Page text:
Istanbul

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Istanbul was Constantinople. Now it's Istanbul, not Constantinople. Been a long time gone, oh Constantinople. Why did Constantinople get the works? That's nobody's business but the Turks! ~ The Four Tops
Take the skyline of Istanbul—enormous breasts, pathetic little willies, final revenge on Islam. I was so scared I had to crouch at the bottom of the boat when I saw it. ~ Angela Carter

Istanbul, formerly known as Constantinople, is the most populous city in Turkey. Istanbul is a transcontinental city in Eurasia, straddling the Bosphorus Strait (which separates Europe and Asia) between the Sea of Marmara and the Black Sea. Its commercial and historical center lies on the European side and about a third of its population lives on the Asian side. The city is the administrative center of the Istanbul Metropolitan Municipality (coterminous with Istanbul Province), both hosting a population of around 14.7 million residents. Istanbul is one of the world's most populous cities and ranks as the world's 7th-largest city proper and the largest European city.

Quotes

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If the Earth were a single state, Istanbul would be its capital. —Napoleon Bonaparte
  • If the Earth were a single state, Istanbul would be its capital.
    • Napoleon Bonaparte, as quoted in Istanbul, by Thomas F. Madden. Editor Hachette US, 2014. 9780143129691, as quoted in F. Madden, Thomas (November 7, 2014). Istanbul (in English). Penguin Random House.
  • Whoever possesses Constantinople ought to rule the world.
    • Napoleon Bonaparte, 1916, Napoleon In His Own Words (Napoleon Bonaparte), Original work in French by Jules Bertaut, Translated from French by Herbert Edward Law and Charles Lincoln Rhodes, Quote Page 145.
  • The kind of power mothers have is enormous. Take the skyline of Istanbul—enormous breasts, pathetic little willies, final revenge on Islam. I was so scared I had to crouch at the bottom of the boat when I saw it.
    • Angela Carter (1940-1992), British author, interview by Lorna Sage in New Writing, eds. Malcolm Bradbury and Judy Cooke (1992).
  • Istanbul, a universal beauty where poet and archeologist, diplomat and merchant, princess and sailor, northerner and westerner screams with same admiration. The whole world thinks that this city is the most beautiful place on earth.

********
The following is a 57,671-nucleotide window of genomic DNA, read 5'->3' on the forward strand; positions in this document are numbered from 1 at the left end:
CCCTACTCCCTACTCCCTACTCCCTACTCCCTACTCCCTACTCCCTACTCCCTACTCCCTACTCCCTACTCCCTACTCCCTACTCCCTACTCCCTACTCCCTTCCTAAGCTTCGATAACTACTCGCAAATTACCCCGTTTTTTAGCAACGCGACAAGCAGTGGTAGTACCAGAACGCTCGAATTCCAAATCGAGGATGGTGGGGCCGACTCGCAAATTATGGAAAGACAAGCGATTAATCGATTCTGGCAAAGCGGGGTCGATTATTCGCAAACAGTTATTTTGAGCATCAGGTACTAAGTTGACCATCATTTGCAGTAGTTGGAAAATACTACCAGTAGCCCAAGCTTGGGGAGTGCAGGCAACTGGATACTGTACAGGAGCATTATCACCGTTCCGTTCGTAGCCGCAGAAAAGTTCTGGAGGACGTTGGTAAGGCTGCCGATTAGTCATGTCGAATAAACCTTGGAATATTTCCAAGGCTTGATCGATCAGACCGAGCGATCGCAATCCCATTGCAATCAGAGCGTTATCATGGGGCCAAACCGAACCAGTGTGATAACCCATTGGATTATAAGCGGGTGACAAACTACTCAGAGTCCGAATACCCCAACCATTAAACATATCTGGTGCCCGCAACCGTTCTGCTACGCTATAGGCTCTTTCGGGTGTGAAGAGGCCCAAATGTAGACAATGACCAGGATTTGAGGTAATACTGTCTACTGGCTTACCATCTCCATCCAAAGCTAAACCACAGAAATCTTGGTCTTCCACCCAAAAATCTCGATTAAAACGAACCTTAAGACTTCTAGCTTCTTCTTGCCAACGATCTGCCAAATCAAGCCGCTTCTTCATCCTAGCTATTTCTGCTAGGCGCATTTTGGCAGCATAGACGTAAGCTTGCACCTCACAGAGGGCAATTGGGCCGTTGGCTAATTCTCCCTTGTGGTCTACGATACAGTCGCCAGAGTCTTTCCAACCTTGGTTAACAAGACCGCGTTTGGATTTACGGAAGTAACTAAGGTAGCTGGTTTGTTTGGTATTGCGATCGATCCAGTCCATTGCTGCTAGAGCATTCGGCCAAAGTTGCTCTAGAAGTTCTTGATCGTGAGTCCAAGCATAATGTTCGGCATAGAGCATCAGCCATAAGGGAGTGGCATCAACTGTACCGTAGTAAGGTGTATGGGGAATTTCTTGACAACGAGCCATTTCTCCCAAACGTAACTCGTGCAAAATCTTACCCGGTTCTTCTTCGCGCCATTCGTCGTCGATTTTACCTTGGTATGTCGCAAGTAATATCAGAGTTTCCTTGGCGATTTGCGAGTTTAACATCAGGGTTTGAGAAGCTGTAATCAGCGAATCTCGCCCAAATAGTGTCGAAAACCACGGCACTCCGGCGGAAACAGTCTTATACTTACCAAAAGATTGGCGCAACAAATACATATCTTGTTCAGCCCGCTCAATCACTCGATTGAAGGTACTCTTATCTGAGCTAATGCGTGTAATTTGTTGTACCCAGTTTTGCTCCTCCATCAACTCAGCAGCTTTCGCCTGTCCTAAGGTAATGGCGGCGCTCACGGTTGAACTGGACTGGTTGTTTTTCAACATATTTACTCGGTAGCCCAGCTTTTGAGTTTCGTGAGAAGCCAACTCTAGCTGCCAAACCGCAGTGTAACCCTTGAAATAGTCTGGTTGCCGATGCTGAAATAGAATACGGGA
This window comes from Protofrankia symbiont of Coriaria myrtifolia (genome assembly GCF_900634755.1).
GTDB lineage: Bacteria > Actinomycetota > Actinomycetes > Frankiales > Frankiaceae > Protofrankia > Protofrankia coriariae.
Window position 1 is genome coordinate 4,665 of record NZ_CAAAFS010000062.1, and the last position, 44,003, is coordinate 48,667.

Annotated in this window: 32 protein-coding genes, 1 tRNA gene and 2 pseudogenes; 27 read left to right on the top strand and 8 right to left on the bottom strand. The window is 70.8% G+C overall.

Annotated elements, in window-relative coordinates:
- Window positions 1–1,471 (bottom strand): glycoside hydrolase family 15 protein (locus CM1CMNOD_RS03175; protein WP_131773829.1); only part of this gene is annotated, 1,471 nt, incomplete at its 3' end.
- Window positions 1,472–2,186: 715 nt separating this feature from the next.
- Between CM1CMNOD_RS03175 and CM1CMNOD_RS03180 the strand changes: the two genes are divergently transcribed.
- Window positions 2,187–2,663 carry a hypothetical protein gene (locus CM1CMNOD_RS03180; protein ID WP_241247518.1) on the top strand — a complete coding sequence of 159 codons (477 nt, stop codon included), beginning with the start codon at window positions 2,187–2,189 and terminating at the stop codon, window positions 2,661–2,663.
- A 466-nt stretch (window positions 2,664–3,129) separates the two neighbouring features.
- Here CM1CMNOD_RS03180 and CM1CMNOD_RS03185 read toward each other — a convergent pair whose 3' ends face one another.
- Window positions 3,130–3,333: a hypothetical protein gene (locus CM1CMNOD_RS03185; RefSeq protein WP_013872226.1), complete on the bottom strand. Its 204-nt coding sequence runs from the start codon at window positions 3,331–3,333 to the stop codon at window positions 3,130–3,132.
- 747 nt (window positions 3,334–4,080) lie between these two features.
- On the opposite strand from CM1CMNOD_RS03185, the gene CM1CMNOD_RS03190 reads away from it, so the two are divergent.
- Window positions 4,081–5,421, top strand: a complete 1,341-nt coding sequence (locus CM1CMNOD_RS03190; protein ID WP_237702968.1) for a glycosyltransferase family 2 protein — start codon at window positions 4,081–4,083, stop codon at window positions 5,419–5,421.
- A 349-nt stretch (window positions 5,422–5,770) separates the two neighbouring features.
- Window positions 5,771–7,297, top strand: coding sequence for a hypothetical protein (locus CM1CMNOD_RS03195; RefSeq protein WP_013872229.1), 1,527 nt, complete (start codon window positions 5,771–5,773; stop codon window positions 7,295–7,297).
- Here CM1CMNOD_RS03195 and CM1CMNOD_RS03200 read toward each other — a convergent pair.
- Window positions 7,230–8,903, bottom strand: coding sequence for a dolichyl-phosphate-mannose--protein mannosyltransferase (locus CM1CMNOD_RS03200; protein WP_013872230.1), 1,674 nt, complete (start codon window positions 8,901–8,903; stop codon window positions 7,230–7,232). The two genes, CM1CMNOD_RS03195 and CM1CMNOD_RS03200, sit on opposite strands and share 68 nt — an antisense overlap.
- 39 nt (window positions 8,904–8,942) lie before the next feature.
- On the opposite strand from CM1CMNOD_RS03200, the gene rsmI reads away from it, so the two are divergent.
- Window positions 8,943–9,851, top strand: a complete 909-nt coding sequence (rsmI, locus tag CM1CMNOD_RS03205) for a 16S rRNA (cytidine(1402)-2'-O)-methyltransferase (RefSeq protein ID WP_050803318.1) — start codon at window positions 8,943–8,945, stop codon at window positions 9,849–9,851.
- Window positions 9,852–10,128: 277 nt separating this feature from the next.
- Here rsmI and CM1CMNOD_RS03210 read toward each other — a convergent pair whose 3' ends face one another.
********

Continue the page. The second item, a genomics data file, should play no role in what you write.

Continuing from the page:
• Edmondo De Amicis, Constantinople
  • Would all of Europe soon go the way of northern India? By 1529, with the Turks besieging Vienna, this must have appeared a distinct possibility to some. In actual fact, the line then stabilized in northern Hungary and the Holy Roman Empire was preserved; but thereafter the Turks presented a constant danger and exerted a military pressure which could never be fully ignored. Even as late as 1683, they were again besieging Vienna. Almost as alarming, in many ways, was the expansion of Ottoman naval power. Like Kublai Khan in China, the Turks had developed a navy only in order to reduce a seagirt enemy fortress—in this case, Constantinople, which Sultan Mehmet blockaded with large galleys and hundreds of smaller craft to assist the assault of 1453. Thereafter, formidable galley fleets were used in operations across the Black Sea, in the southward push toward Syria and Egypt, and in a whole series of clashes with Venice for control of the Aegean islands, Rhodes, Crete, and Cyprus. For some decades of the early sixteenth century Ottoman sea power was kept at arm’s length by Venetian, Genoese, and Habsburg fleets; but by midcentury, Muslim naval forces were active all the way along the North African coast, were raiding ports in Italy, Spain, and the Balearics, and finally managed to take Cyprus in 1570–1571, before being checked at the battle of Lepanto.